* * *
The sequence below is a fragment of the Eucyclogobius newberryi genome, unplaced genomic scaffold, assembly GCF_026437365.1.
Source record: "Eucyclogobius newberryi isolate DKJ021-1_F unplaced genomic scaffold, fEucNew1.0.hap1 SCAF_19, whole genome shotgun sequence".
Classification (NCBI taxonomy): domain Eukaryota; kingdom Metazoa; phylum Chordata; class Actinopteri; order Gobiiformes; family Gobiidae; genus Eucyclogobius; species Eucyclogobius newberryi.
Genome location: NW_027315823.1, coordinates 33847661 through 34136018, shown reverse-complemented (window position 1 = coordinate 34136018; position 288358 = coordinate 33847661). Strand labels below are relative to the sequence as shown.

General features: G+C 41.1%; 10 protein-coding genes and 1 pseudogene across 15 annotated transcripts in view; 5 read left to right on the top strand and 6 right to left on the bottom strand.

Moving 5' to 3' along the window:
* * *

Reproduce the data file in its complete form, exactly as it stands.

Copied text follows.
The sequence below is a fragment of the Eucyclogobius newberryi genome, unplaced genomic scaffold, assembly GCF_026437365.1.
Source record: "Eucyclogobius newberryi isolate DKJ021-1_F unplaced genomic scaffold, fEucNew1.0.hap1 SCAF_19, whole genome shotgun sequence".
Classification (NCBI taxonomy): domain Eukaryota; kingdom Metazoa; phylum Chordata; class Actinopteri; order Gobiiformes; family Gobiidae; genus Eucyclogobius; species Eucyclogobius newberryi.
Genome location: NW_027315823.1, coordinates 33847661 through 34136018, shown reverse-complemented (window position 1 = coordinate 34136018; position 288358 = coordinate 33847661). Strand labels below are relative to the sequence as shown.

General features: G+C 41.1%; 10 protein-coding genes and 1 pseudogene across 15 annotated transcripts in view; 5 read left to right on the top strand and 6 right to left on the bottom strand.

Moving 5' to 3' along the window: